[0032] A description of example embodiments follows. [0033] As discussed above, Cryopump shielding for the purpose of protecting the second stage array from unwanted radiation and gaseous contamination is very important to any cryopump design. With most cryopump designs a planar frontal array is used to block radiation to the second stage array while permitting gas molecules to the array. This design has been used for many years with success but with less than optimal shielding and transmission characteristics. Thermal conductance through the radiation shield to the frontal array was also a compromise. Baffle“rings” were added or subtracted to limit or increase conduction, with a corresponding effect on radiation load on the second stage array.

[0034] Fig. 1 illustrates a prior art cryopump positioned in a vacuum vessel 102. The vacuum vessel is at ambient temperature and is mounted to a process chamber, typically through a gate valve, by means of a flange 104. Components of the cryopump within the vacuum vessel 102 are cooled by a two-stage cryogenic refrigerator 106. The refrigerator includes a cold finger having a first stage displacer 110 and a second stage displacer 114 that reciprocate within cylinders 112 and 116 of the cold finger. The cold finger is mounted to a drive motor through a flange 118 and extends through a side port 108 of the vacuum vessel 102

[0035] The radiation shield 120 positioned within the vacuum vessel is cooled by the cold first stage 112 of the refrigerator through a first stage heat sink 122 at about 65K. A frontal array 124 is formed of louvers 126 that are supported on and cooled through the radiation shield by struts 128 to about 8 OK.

[0036] A primary cryopumping array 130 is mounted to a heat sink 132 of the colder second stage 116 of the cryogenic cold finger. Many configurations of second stage arrays are known and acceptable for use with the present invention, but in this case the second stage cryopumping array comprises a plurality of flat radially extending baffles 134. The baffles are coated with adsorbent material to capture type III gases. They are thermally coupled to the heat station 132 of the colder second stage of the refrigeration for cooling to about 13K.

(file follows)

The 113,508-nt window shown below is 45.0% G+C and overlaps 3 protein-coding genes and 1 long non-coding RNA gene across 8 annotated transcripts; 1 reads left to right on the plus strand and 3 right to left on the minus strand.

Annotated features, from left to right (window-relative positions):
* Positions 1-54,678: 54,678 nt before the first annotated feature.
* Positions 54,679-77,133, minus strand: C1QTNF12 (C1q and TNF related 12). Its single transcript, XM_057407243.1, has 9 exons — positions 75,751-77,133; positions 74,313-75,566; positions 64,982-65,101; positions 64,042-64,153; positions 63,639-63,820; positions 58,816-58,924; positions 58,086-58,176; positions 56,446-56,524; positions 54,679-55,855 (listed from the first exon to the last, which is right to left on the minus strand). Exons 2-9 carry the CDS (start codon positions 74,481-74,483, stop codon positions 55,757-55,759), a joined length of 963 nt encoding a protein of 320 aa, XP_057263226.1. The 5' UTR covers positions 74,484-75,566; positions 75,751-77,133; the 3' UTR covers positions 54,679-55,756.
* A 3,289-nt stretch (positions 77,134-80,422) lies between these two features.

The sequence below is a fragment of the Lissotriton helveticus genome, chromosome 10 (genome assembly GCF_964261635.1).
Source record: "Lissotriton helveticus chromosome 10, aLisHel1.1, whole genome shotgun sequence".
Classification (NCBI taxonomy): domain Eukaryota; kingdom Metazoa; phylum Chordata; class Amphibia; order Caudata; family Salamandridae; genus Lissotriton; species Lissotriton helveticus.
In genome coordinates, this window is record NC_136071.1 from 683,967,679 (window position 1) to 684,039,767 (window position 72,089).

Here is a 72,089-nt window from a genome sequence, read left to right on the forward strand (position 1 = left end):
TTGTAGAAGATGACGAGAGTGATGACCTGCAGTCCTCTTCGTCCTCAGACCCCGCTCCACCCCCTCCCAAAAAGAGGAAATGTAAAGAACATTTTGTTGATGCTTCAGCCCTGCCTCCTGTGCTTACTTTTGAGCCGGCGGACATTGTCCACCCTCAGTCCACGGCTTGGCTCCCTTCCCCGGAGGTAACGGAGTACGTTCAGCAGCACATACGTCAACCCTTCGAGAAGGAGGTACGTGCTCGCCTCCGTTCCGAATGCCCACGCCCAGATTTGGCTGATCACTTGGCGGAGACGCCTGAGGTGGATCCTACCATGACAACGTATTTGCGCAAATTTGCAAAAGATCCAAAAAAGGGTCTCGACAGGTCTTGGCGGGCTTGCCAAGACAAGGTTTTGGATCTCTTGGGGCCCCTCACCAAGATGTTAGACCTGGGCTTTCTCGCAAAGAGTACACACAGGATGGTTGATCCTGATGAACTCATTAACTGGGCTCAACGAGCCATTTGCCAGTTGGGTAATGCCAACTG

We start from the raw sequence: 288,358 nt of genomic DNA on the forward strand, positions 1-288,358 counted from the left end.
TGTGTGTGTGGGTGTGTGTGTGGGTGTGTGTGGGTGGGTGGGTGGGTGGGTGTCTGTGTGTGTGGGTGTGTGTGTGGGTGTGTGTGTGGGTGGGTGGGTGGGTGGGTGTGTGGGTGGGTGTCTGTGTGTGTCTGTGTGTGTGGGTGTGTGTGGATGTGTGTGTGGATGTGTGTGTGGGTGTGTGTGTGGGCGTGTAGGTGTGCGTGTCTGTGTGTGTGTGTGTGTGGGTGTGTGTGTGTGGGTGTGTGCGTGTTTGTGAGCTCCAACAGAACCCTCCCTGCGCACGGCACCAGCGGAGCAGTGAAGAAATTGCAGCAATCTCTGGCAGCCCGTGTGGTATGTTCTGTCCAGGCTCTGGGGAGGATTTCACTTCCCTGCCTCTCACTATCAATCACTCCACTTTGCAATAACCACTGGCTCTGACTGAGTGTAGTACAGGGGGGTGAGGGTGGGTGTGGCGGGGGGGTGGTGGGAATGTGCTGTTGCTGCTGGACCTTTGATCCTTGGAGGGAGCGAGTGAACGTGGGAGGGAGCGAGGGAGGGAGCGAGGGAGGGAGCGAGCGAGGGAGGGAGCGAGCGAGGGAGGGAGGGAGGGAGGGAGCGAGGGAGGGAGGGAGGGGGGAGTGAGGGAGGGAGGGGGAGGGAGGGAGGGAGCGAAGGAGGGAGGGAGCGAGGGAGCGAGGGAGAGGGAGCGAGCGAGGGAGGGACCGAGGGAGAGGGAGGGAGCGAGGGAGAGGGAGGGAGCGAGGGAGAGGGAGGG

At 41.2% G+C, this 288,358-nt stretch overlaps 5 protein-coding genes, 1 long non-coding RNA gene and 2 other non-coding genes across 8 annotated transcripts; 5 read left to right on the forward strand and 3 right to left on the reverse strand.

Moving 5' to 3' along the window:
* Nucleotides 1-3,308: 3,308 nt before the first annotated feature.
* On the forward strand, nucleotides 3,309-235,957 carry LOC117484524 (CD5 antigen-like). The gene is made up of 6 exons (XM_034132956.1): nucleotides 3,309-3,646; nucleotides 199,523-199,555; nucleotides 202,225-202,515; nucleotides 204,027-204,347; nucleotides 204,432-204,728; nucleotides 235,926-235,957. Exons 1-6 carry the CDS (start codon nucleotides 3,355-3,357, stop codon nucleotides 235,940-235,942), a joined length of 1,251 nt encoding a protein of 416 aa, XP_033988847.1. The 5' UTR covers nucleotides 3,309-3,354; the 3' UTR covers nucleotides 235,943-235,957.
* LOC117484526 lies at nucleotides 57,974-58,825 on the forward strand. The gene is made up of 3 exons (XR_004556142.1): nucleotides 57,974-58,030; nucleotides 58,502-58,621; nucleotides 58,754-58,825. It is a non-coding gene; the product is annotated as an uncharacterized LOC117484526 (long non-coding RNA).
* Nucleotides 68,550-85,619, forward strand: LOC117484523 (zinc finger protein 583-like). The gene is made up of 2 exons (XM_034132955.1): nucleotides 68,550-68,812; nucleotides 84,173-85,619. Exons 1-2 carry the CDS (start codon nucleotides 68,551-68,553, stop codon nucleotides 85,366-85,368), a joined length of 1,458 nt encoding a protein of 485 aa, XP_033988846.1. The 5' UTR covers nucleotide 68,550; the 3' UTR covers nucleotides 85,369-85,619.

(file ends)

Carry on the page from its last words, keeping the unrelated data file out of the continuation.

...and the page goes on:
[0037] The design of the frontal array is a balance of design goals. A more open frontal array allows more gas to flow into the volume within the radiation shield to be captured, resulting in higher capture rate. For example, the open design allows hydrogen to more readily pass into the volume for a higher capture rate of hydrogen, a critical design criteria in many applications. On the other hand, a more open design allows more radiation to pass directly to the second stage array and thus presents an undesirable radiation load on the second stage array. Radiation load of the second stage is the percentage of radiation received at the frontal opening of the array that directly impinges on the second stage array. With a more closed design, radiation is more likely to be blocked by the frontal array or be limited to line of sight paths to the radiation shield 120, decreasing second stage radiation load.

However, gases that are intended to be condensed on or adsorbed on the second stage array are more likely to first strike the louvers 126 of the frontal array. In a high vacuum environment, such gases are then likely to be emitted back toward the process chamber.

[0038] The frontal arrays of patent 7,313,922 and in Fig. 1 are open for higher capture probability of hydrogen but have a resultant increase in radiation load to the second stage.

[0039] Radiation load is also a close approximation of the percentage of contaminant, such as photoresist from the process chamber, that sticks to the second stage array after being received at the frontal opening of the radiation shield. Such contaminants travel in a straight line in the high vacuum environment and stick to a first contacted surface.

[0040] The design change presented here is easily utilized as a modification to many conventional cryopump designs. The frontal array is not located at the inlet of the pump, that is, at the frontal opening of the radiation shield, like in most cryopumps, but is located deeper inside the pump where it provides better shielding and tailored performance. The frontal array can be shaped to mimic the second stage array shape and be sized to better shield the second stage array from unwanted gases and radiation while improving Type II and III gas conductance to the second stage array. This design allows for a shorter thermal path from the first stage heat station to the frontal array for improved thermal conductance and reduced temperature for improved vacuum performance. This design is tailored to be open to gas molecules but isolates the second stage from contamination and radiation load.